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Social Networks and the Monkeysphere

August 24, 2007

A few dots connected for me this morning. This time, the connections raised more questions than answers… but, hey, those are always the most interesting dots anyway, aren’t they?

I followed a link from SecondLifeInsider to an article in CNN about griefing, to a wikipedia article about Dunbar’s Number. Primatologists analyzing the size of social groups in primates noticed that the size of the troop is directly related to the size of the brain. They theorize that this limit represents the mazimum number of meaningful social connections that primate neurology can manage. Based on human neurology, the anthropologist Robin Dunbar extrapolated that for humans this limit is around 150.

That would suggest that an average human cannot maintain meaningful connections and relationships with more than 150 people, beyond that perimeter people stop being people and start being (at best) 2D stereotypes and eventually just statistics.

There is a hilarious (and totally irreverant) discussion of this topic Inside the Monkeysphere. “Inside” the 150-person limit we can create meaningful relationships. We’re fundamentally wired to treat people “outside” that limit dramatically differently.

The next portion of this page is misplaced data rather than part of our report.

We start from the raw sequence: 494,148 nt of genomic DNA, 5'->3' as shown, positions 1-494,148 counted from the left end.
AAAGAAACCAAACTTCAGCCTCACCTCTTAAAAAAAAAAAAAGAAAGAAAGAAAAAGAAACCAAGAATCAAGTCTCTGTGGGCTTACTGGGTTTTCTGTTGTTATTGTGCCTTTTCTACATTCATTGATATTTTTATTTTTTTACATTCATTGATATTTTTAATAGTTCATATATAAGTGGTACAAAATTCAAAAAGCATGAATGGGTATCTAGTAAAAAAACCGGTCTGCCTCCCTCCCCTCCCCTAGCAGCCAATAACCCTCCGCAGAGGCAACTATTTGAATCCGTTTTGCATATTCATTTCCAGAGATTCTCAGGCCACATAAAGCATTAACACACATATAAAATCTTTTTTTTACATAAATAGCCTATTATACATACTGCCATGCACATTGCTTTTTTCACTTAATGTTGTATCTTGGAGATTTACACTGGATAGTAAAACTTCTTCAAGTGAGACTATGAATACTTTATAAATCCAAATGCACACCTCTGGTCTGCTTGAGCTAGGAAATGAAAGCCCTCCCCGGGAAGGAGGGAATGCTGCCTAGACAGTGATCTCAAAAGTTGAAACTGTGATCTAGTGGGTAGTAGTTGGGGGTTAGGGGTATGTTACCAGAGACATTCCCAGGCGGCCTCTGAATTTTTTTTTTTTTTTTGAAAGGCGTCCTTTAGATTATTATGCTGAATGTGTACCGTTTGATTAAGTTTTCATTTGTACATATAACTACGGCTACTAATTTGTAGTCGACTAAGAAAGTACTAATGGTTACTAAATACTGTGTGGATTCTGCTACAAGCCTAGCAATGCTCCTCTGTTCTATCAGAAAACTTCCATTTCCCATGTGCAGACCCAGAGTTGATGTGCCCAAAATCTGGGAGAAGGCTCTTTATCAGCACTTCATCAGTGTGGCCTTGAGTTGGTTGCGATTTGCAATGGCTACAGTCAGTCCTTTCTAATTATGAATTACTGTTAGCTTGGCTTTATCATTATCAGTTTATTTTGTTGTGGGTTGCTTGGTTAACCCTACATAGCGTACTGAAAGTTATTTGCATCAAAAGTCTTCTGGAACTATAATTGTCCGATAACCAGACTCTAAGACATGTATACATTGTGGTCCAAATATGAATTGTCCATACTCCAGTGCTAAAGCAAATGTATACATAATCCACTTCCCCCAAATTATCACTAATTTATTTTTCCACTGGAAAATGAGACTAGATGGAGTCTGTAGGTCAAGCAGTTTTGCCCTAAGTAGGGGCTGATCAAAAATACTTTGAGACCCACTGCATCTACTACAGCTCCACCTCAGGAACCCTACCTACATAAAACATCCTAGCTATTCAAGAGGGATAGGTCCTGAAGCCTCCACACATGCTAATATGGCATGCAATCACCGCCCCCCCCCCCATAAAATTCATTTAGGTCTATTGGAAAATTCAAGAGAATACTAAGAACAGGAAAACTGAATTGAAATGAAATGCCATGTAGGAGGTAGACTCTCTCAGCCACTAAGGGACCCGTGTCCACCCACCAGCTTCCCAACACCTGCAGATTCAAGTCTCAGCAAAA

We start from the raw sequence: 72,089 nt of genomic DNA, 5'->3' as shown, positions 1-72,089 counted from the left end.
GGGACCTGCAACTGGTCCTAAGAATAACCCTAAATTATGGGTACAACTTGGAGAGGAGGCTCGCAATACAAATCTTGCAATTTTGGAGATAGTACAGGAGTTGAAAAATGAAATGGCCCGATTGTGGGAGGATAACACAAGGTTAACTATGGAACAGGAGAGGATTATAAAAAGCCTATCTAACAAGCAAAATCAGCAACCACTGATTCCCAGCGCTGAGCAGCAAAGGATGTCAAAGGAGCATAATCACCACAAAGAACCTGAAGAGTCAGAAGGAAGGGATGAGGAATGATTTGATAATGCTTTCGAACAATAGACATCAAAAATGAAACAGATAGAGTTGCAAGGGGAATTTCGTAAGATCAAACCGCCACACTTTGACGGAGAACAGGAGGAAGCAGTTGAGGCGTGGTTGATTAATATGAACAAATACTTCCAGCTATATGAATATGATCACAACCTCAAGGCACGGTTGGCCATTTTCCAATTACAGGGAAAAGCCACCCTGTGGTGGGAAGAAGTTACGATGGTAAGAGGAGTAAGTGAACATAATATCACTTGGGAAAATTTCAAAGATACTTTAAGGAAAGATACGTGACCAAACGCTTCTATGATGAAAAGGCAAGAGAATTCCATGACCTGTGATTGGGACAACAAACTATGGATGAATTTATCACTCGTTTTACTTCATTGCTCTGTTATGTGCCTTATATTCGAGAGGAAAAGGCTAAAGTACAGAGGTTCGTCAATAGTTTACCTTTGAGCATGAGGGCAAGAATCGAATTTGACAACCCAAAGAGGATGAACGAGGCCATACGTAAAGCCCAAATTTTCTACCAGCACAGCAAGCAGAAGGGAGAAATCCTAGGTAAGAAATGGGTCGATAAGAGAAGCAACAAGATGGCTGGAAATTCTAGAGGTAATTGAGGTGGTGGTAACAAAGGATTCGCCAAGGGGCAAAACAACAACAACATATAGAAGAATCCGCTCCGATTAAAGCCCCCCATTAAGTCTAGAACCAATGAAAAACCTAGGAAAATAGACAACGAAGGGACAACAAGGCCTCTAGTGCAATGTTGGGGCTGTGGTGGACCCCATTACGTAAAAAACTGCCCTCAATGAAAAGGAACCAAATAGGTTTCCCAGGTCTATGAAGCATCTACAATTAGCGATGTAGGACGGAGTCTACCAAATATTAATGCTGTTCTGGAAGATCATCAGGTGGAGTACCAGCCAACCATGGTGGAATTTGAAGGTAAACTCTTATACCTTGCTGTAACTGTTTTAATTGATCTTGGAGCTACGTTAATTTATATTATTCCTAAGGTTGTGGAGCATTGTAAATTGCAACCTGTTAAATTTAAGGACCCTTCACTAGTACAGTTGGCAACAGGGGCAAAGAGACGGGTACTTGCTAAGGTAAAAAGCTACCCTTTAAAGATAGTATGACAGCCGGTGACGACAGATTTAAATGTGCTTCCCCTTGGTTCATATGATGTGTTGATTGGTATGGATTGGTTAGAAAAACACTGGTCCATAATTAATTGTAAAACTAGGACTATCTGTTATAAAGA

Whether you agree with the science, or believe that 150 is the right number, it is conceptually sound that there is a limit to the number of rich social connections we can maintain.

Then when I read JP’s latest Facebook and the Enterprise post about online communities, it made me wonder about the relationship of the internet in general, and social networking tools like Facebook, LinkedIn, MySpace, Bebo, etc, etc, and our limited neurological capacity for meaningful relationships.

Do these tools provide some sort of scaffolding that helps our constrained monkey brains manage a larger number of “real” relationships? Or do they just help us keep track of connections that have little or no substance? Or do they help us continually “upgrade” the 150 active connections we maintain so that they’re very high quality? Or just so that they are highly aligned with our own views?

How do we keep the noise of hundreds or thousands of facebook or linkedin “friends” from swamping the signal of the connections that really matter to us, that really add value?

I wonder what research has already been posted in this area?

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